The United States cannot withdraw completely without some arrangement... Iran would dominate the Persian Gulf region after the withdrawal. Thus, the United States... can stay in perpetuity and remain vulnerable to violence. It can withdraw and hand the region over to Iran. It can go to war with yet another Islamic country. Or it can negotiate with a government that it despises - and which despises it right back."
Debka, Israel''s equivalent of Stratfor, draws a much starker vision for Iraq''s future:
    According to US intelligence, [the Shiites] are preparing to capture large parts of Baghdad as well as Habaniya, Ramadi, Tikrit, Falluja and sections of Anbar Province, in order to... [force the Sunnis] to accept their loss of political influence and... the loss of more territory in the cities... The second [goal] is to crush the power bases the Saudis are building in [Sunni sectors of] Iraq at great expense. While the Saudis and the Syrians are spending money to buy off Maliki''s supporters, he plans to physically destroy the Sunni power centers in which they are investing."
And while the Sunnis and Shiites fight their own civil war, Debka continues, "the Kurds of the north... plan to exploit the anticipated armed Sunni-Shiite feud to drive south and grab parts of central Iraq up to a line some 250 kilometers north of Baghdad."
And where does Debka see Iran in all of this? "Tehran is also eying rich spoils in Iraq''s post-American era... the southern oilfields centering on the city of Basra, which account for about 60 percent of the country''s oil output."
So here we are, 19 August, 2010, witness to the last of American combat forces having left Iraq. What are America''s options? Having destroyed Iraqi deterrence to Iran; having allowed Iran to project threat and influence from Saudi Arabia to Egypt; having provided through accommodation Iranian progress towards nuclear status; how will President Obama respond?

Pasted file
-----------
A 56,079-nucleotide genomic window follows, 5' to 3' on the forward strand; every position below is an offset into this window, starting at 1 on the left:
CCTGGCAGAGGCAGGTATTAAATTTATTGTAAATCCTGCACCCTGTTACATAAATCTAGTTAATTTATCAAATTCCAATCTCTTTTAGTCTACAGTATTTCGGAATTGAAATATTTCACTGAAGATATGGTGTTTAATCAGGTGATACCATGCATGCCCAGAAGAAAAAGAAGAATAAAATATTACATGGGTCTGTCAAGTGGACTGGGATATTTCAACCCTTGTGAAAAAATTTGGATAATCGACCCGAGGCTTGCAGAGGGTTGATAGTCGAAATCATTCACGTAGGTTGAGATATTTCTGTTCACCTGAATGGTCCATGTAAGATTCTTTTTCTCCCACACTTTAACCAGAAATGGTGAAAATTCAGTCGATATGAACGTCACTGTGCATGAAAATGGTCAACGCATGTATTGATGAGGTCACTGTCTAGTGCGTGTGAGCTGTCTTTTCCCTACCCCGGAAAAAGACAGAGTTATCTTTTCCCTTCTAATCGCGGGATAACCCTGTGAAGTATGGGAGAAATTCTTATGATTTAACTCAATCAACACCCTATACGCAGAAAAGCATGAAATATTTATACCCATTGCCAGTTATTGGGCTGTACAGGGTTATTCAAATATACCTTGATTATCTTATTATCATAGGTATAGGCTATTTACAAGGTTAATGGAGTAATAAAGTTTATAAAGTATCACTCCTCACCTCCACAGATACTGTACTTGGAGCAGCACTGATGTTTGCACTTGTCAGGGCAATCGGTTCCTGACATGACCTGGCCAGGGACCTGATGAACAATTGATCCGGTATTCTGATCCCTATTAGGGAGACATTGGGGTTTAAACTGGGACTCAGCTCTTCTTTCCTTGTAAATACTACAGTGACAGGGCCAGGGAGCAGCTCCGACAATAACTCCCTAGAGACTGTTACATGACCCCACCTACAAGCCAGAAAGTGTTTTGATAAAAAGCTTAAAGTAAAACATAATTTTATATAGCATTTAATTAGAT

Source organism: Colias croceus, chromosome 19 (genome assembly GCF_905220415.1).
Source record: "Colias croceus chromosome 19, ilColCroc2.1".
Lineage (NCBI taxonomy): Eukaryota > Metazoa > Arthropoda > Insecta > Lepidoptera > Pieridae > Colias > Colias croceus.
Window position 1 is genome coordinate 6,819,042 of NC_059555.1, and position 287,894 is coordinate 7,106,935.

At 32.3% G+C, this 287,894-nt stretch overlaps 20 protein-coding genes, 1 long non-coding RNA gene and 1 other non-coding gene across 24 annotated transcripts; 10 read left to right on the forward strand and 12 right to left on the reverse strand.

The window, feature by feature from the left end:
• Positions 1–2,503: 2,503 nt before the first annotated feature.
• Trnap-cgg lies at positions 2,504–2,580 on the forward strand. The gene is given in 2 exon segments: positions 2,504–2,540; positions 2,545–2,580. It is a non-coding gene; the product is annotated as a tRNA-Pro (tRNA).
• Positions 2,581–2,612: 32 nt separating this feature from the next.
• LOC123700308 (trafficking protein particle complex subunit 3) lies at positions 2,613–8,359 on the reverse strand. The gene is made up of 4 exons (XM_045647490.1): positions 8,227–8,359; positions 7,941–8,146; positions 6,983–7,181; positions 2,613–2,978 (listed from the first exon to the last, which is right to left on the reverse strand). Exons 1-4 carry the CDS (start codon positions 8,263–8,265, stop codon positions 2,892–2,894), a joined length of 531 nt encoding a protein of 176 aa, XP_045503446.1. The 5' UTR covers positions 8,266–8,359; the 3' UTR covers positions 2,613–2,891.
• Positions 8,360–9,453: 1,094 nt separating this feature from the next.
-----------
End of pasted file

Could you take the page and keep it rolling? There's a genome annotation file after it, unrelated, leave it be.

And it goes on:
To date the signs are that the US will attempt to continue the Bush-Obama diplomacy-over-war effort at accommodation. But nothing is more likely to lead to a regional loss of confidence in the United States as regional defender than the kind of indecision and avoidance that has characterized American policy towards Iran for the past eight years. And this is the reason for the rapid deterioration of American influence in the oil-rich and strategic Middle East. Absent American willingness to eliminate the Iranian threat, the Arabs feel they have no choice but to seek accommodation with the new American-created, soon to be nuclear hegemon.
During his 6 July, 2010 interview with Jeff Goldberg of the Atlantic, United Arab Emirates'' Ambassador to the United States, Yousef al-Otaiba said, ''We cannot live with a nuclear Iran.'' I [Goldberg] asked him, Do you want the US to stop the Iranian nuclear program by force? And he answered, ''Absolutely, absolutely.''" According to reliable sources both the Saudis and the Egyptians delivered the same message to the administration.
Turkey, of course, has already made it absolutely clear that it not only views American as irresolute and undependable, it has confidently defied its erstwhile ally by not only voting against America''s UN sanctions resolution, but is violating those sanctions and supplying Iran with gasoline and other petroleum distillates.  And to further make the point of independence and defiance, the Turks now openly support Hamas and Hezbollah, Iran''s proxies in the Levant. And of course there was also that Turkish blockade-busting flotilla to which the United States stood quietly by as observer. Only afterwards, the damage done, did the administration, once again realize the mistake after the fact and try to repair the damage.